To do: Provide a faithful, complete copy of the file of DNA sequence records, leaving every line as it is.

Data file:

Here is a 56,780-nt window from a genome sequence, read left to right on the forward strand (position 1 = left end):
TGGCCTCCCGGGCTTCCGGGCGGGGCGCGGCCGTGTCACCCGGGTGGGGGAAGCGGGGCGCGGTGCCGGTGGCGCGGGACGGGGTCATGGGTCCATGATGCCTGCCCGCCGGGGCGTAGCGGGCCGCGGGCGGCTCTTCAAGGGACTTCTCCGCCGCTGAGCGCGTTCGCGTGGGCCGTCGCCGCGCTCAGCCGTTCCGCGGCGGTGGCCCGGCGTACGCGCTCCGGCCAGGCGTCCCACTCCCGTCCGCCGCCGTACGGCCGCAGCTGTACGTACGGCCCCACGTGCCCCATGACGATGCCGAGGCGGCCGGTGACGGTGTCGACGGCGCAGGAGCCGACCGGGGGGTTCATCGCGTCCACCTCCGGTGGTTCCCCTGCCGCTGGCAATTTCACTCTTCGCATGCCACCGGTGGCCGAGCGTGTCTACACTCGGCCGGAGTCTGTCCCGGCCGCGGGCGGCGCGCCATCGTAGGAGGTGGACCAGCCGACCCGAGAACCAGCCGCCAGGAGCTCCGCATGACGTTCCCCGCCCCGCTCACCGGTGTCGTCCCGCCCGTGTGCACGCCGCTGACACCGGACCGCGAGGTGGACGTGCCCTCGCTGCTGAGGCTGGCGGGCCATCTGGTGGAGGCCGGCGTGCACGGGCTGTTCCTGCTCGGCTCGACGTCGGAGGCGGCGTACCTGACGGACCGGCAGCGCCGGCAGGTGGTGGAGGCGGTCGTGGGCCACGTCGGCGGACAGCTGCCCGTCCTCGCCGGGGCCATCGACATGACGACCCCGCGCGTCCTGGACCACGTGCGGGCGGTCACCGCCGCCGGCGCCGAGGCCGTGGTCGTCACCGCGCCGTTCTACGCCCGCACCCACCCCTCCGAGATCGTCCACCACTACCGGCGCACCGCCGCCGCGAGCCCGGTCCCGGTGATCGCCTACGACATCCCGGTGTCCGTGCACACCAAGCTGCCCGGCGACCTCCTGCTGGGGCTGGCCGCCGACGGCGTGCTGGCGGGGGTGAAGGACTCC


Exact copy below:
Here is a 56,780-nt window from a genome sequence, read left to right on the forward strand (position 1 = left end):
TGGCCTCCCGGGCTTCCGGGCGGGGCGCGGCCGTGTCACCCGGGTGGGGGAAGCGGGGCGCGGTGCCGGTGGCGCGGGACGGGGTCATGGGTCCATGATGCCTGCCCGCCGGGGCGTAGCGGGCCGCGGGCGGCTCTTCAAGGGACTTCTCCGCCGCTGAGCGCGTTCGCGTGGGCCGTCGCCGCGCTCAGCCGTTCCGCGGCGGTGGCCCGGCGTACGCGCTCCGGCCAGGCGTCCCACTCCCGTCCGCCGCCGTACGGCCGCAGCTGTACGTACGGCCCCACGTGCCCCATGACGATGCCGAGGCGGCCGGTGACGGTGTCGACGGCGCAGGAGCCGACCGGGGGGTTCATCGCGTCCACCTCCGGTGGTTCCCCTGCCGCTGGCAATTTCACTCTTCGCATGCCACCGGTGGCCGAGCGTGTCTACACTCGGCCGGAGTCTGTCCCGGCCGCGGGCGGCGCGCCATCGTAGGAGGTGGACCAGCCGACCCGAGAACCAGCCGCCAGGAGCTCCGCATGACGTTCCCCGCCCCGCTCACCGGTGTCGTCCCGCCCGTGTGCACGCCGCTGACACCGGACCGCGAGGTGGACGTGCCCTCGCTGCTGAGGCTGGCGGGCCATCTGGTGGAGGCCGGCGTGCACGGGCTGTTCCTGCTCGGCTCGACGTCGGAGGCGGCGTACCTGACGGACCGGCAGCGCCGGCAGGTGGTGGAGGCGGTCGTGGGCCACGTCGGCGGACAGCTGCCCGTCCTCGCCGGGGCCATCGACATGACGACCCCGCGCGTCCTGGACCACGTGCGGGCGGTCACCGCCGCCGGCGCCGAGGCCGTGGTCGTCACCGCGCCGTTCTACGCCCGCACCCACCCCTCCGAGATCGTCCACCACTACCGGCGCACCGCCGCCGCGAGCCCGGTCCCGGTGATCGCCTACGACATCCCGGTGTCCGTGCACACCAAGCTGCCCGGCGACCTCCTGCTGGGGCTGGCCGCCGACGGCGTGCTGGCGGGGGTGAAGGACTCC